“Is the way of the Messiah truly all that different from the way of the Messenger? Can we really be confident that one religion or the other is true? Even so, is the truth worth dying for?” (19)

These are central questions in the introduction to Nabeel Qureshi’s No God but One: Allah or Jesus?, the comprehensive and persuasive follow-up to Seeking Allah, Finding Jesus (Zondervan, 2014). Comparing the two books, Qureshi states: “That book is the heart of my story, detailing the relationships, emotions, and spiritual struggles in my search for God. No God but One: Allah or Jesus? is the mind of my story, examining the religions and their claims.” (11)

No God But One coverThis intention is clearly achieved as Qureshi traces his way through his own journey of examining the respective evidence for Christianity and Islam. Alongside his own experiences, he tells the story of Sara Fatima al-Mutairi, “a spirited young woman, a passionate teacher, a patriotic Saudi, and a recent convert to Christianity” (17). Fatima’s coming to faith in Jesus out of Islam was a dangerous conversion; the penalty for leaving Islam in Saudi Arabia is death. We’re introduced to Fatima as she has confessed to her family, including her brother, a member of the religious police, that she has begun to follow Jesus. The central questions above are Fatima’s, and they are the questions of many others across the world who have come to consider the claims of Christ over and against those of the Quran.

Leaving Islam can cost you everything: family, friends, job, everything you have ever known, and maybe even life itself. Is it really worth sacrificing everything for the truth? The answer is simple: It depends on the value of the truth. (349)

With this statement in mind Qureshi offers an extensive overview of the main questions to consider: Are Islam and Christianity really all that different? Can we know whether Islam or Christianity is true?

In his well-researched answers to these questions, Qureshi introduces the major concepts of Islam and Christianity. He offers clear and detailed summaries of significant issues such as the historical reliability of the Quran and the Bible, and accusations of violence surrounding the Crusades and Jihad. He also presents the evidence for Jesus’ crucifixion and resurrection and the arguments for Islam’s claims that Muhammad is a prophet, and that the Quran is God’s word.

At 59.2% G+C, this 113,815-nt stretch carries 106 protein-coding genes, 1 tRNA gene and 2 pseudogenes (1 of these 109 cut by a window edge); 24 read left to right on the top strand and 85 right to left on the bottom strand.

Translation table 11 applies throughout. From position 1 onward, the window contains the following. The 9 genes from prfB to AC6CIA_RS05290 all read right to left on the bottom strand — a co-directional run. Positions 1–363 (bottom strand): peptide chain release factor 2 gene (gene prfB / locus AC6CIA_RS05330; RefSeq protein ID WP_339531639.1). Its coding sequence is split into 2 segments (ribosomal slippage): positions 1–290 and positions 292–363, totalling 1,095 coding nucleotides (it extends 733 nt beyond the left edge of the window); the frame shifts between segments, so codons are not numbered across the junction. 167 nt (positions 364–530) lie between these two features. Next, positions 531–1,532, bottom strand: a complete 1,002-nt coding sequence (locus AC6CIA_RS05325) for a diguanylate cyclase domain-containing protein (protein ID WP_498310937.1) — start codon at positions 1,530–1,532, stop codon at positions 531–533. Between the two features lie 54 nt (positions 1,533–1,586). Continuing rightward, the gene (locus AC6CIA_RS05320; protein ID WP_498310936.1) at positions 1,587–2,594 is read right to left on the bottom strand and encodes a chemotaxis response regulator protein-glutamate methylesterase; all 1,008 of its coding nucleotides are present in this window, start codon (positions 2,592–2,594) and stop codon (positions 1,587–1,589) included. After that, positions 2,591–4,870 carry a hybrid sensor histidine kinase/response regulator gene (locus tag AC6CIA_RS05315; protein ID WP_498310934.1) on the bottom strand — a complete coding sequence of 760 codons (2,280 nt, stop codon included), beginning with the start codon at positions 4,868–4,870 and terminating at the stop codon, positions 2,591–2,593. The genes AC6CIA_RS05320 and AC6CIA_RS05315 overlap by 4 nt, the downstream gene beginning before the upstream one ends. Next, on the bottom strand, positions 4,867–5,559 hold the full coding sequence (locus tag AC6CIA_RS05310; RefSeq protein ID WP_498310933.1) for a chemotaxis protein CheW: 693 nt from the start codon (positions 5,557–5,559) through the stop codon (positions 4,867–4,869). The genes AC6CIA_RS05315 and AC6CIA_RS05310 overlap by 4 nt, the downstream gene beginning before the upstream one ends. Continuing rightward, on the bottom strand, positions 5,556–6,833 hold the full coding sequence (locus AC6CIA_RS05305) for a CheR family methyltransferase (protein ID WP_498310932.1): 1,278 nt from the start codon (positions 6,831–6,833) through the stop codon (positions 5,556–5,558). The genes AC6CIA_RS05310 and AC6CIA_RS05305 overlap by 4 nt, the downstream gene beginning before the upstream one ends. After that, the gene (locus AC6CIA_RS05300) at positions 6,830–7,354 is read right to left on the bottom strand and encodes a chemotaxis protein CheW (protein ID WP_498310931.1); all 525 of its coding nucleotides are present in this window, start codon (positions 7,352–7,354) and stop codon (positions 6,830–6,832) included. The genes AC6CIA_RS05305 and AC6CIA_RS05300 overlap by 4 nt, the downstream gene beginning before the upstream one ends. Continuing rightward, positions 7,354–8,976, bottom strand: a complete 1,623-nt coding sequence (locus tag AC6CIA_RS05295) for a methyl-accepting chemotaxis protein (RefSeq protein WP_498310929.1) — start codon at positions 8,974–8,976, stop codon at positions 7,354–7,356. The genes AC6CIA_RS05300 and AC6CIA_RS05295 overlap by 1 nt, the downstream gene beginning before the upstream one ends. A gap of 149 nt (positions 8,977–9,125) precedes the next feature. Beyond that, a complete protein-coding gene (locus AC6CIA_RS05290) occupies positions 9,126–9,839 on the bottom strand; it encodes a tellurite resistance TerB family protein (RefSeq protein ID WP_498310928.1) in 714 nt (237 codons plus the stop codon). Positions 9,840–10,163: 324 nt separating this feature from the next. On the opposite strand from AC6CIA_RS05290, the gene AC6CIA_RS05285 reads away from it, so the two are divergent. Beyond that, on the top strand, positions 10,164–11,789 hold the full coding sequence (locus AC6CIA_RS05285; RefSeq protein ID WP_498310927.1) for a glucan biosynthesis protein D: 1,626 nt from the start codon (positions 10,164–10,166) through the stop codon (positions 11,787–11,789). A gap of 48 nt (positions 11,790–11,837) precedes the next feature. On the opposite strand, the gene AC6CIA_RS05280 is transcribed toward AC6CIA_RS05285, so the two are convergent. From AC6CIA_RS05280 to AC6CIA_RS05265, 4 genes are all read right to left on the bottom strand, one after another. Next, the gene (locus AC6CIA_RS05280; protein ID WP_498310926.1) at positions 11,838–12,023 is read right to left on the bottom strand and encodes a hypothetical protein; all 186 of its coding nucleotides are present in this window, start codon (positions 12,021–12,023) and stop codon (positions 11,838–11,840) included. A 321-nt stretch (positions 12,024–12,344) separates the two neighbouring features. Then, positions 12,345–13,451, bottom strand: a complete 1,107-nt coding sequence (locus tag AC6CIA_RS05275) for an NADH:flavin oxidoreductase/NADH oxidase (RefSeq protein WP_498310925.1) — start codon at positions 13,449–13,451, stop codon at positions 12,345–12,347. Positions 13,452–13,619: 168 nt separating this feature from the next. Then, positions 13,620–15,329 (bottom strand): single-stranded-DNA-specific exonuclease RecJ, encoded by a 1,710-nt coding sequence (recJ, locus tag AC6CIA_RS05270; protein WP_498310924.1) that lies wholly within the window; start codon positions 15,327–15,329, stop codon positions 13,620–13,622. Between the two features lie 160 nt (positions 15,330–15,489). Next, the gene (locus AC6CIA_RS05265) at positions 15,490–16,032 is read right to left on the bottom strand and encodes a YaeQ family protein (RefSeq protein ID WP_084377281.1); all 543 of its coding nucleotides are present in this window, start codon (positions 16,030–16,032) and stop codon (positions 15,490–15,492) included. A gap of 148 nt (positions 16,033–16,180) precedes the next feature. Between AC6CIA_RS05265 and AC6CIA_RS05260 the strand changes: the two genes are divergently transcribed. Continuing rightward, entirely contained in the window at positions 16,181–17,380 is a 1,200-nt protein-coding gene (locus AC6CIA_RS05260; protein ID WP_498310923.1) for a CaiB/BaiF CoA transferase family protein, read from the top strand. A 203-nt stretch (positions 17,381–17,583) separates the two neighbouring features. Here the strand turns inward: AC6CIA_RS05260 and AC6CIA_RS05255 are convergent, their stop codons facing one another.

Qureshi offers an enormous weight of evidence for his answers, delivered through his own story

One of the major strengths of the book is the way that Qureshi is able to offer an enormous weight of evidence for his answers, delivered through his own story and the process by which he came to examine the evidence for himself. This produces a rich and relational journey for the reader.

Another strength is the genuine examination of the evidence for both faiths. Rather than just defending Christianity, he calls on Islam to offer defence and evidence for its claims. Particular highlights in this regard include the section on Islamic participation in the Crusades, as well as the detailed examination of the historical and moral accounts of Muhammad, and a comprehensive critique of claims that the Quran is the word of God.

This is not a short book or quick read, as Qureshi rightly wants to give his readers enough evidence that they’re able to decide for themselves. But by nature of the way he has organised the material, it would be quite easy to dip in and focus on answers to particular questions one might have.

His warm and gentle tone encourages readers to be equally warm
and generous towards others

No God But One has been written with two audiences in mind. First for those who are, like Qureshi and Fatima were, searching for the truth and trying to work out whether that truth is found in Allah or Jesus. Secondly it is for Christians who are hoping to engage with Muslim friends and neighbours in an informed way. For the former group, Qureshi’s own experience intertwined with his well-researched arguments serve to answer necessary questions in a clear and engaging way. For the latter, he offers a comprehensive introduction to the issues and helpful definitions of terms and ideas. His warm and gentle tone should encourage readers to be equally warm and generous in the way that they go on to speak to others.

I’d particularly recommend this book to people who have some knowledge and experience of speaking to Muslims, but want to be further equipped and informed. This will furnish you with a much greater understanding of both the details of the arguments, and the questions and beliefs that your Muslim friends already hold.

Book TitleNo God But One: Allah or Jesus?
Author: Nabeel Qureshi
Publisher: Zondervan
Publication Date: 2016
Pages: 256
Price: Paperback £10.99